A Chinese organisation has appealed to Japan's Emperor Akihito to return a 1,300 year-old stele taken from China over a century ago. The Honglujing Stele  dates to the period between the turn of the 7/8th centuries AD to the first third of the tenth century AD. It was taken from Lushun city (Liaoning province), some time between October 1906 and April 1908, after the Russo-Japanese War. The stone is  3 meters wide, 1.8 meters tall and two meters thick was the only stele dating to the Tang Dynasty (618-907) from Manchuria. Its historical importance derives from the inscription in Chinese characters it bears, recording that the first king of the northeast Asian Bohai (Balhai) kingdom was given his title by a Chinese emperor from the Tang Dynasty. The identification of the nature of this entity is disputed (considered Chinese, Korean, or independent, depending on the nationality of the researcher, while  Russian and Japanese scholars classify it as an independent  Mohe state). The stele is currently located in the Japanese Imperial Palace.

Old photo of Honglujing Stele (Asia One)

Old photo, Stele relocated?

Ink impression of inscription (composite image)
Liaoning (formerly: Fengtien) province is now in China (most recently since 1907) and the Chinese have been asking the Japanese to return the stele, together with other antiquities for some time. According to Einhorn:
Japanese troops went on a rampage in the mainland in the 50 years between China’s defeat in the First Sino-Japanese War and the end of the Second World War, with Japan stealing some 3.6 million relics.
The demand comes with relations between Beijing and Tokyo at their lowest point in years, with a territorial row over islands in the East China Sea rumbling against a backdrop of disputes over history.


'1,300-year-old stele eyed by Chinese, Japanese archaeologists' The Peoples Daily, 1 June 2006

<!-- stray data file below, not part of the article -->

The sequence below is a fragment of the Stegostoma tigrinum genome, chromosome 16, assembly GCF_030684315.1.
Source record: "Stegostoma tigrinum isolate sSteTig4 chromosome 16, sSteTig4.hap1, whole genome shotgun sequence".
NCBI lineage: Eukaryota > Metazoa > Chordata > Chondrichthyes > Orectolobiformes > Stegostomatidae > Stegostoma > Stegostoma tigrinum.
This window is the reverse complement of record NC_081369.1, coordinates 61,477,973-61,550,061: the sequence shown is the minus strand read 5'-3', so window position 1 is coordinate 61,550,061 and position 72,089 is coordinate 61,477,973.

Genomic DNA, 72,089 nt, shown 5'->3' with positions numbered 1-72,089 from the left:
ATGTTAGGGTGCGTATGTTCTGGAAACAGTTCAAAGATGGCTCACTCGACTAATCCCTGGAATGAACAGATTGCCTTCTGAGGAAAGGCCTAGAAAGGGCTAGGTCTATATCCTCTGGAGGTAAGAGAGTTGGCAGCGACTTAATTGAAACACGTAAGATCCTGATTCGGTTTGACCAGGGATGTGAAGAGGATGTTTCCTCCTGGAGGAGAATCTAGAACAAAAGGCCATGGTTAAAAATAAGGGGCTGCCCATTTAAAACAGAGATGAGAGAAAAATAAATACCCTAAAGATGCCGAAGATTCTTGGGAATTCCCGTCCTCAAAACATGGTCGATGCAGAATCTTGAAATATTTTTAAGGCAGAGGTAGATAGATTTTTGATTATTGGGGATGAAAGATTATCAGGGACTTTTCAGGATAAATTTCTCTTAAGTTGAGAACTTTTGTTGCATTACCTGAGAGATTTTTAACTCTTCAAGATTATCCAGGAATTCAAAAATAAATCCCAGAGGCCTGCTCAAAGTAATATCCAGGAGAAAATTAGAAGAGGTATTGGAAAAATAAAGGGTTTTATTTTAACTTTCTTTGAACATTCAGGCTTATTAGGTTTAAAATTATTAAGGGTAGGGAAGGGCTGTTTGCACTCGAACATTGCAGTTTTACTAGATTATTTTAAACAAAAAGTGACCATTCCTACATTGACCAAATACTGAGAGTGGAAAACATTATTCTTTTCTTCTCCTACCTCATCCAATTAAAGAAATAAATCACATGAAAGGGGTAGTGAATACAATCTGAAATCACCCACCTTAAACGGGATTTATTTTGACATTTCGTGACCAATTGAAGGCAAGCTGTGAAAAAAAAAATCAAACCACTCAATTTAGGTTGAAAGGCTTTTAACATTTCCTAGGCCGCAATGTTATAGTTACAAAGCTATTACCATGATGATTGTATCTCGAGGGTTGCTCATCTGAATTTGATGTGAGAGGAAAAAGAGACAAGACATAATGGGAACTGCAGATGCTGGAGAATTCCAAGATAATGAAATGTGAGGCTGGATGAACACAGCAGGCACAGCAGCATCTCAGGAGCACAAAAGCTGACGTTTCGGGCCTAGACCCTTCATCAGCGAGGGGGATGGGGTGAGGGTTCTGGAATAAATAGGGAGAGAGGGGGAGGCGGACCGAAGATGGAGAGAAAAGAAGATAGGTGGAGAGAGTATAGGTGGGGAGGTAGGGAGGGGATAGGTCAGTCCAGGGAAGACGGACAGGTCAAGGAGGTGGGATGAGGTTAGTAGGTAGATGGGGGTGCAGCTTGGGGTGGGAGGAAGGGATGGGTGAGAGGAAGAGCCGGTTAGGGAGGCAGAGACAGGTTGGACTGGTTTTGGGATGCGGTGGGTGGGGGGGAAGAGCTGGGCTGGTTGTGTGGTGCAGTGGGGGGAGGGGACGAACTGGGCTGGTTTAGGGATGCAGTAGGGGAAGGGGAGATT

Bruce Einhorn, 'China Presses for Japan's Return of Plundered Antiquities' Bloomburg Business August 12, 2014

AFP 'Chinese group appeals to Japan's emperor over artefact', Channel News Asia 12 Aug 2014 and Asia One  Aug 12th 2014.

Korean Stele Returned by Japan

Pukkwan Victory Monument
A recent article (AFP 'Chinese group appeals to Japan's emperor over artefact', Channel News Asia 12 Aug 2014) mentions:
"Japan in 2005 gave South Korea a stele commemorating Korean victories against invading Japanese forces in the late 16th century that had been taken to Japan in the early 20th century. Seoul later sent it to North Korea for return to its original location".
This was the Pukkwan Victory Monument (often referred to as the Bukgwan Victory Monument in South Korea). This was "a stone stele written in Classical Chinese commemorating a series of Korean military victories between 1592 and 1594 against the invading army of Japan during the Imjin War. It was subsequently taken to Japan during the Japanese occupation of Korea during the Russo-Japanese War of 1905. It was eventually discovered on the grounds of Yasukuni Shrine in Tokyo, prompting a Korean outcry that it be returned. In a ceremony on 12 October 2005, it was turned over to officials from South Korea, who returned it to its original location, which is now in North Korea". The monument is now in Kimch'aek (formerly Sŏngjin) in North Hamgyong Province. (Wikipedia).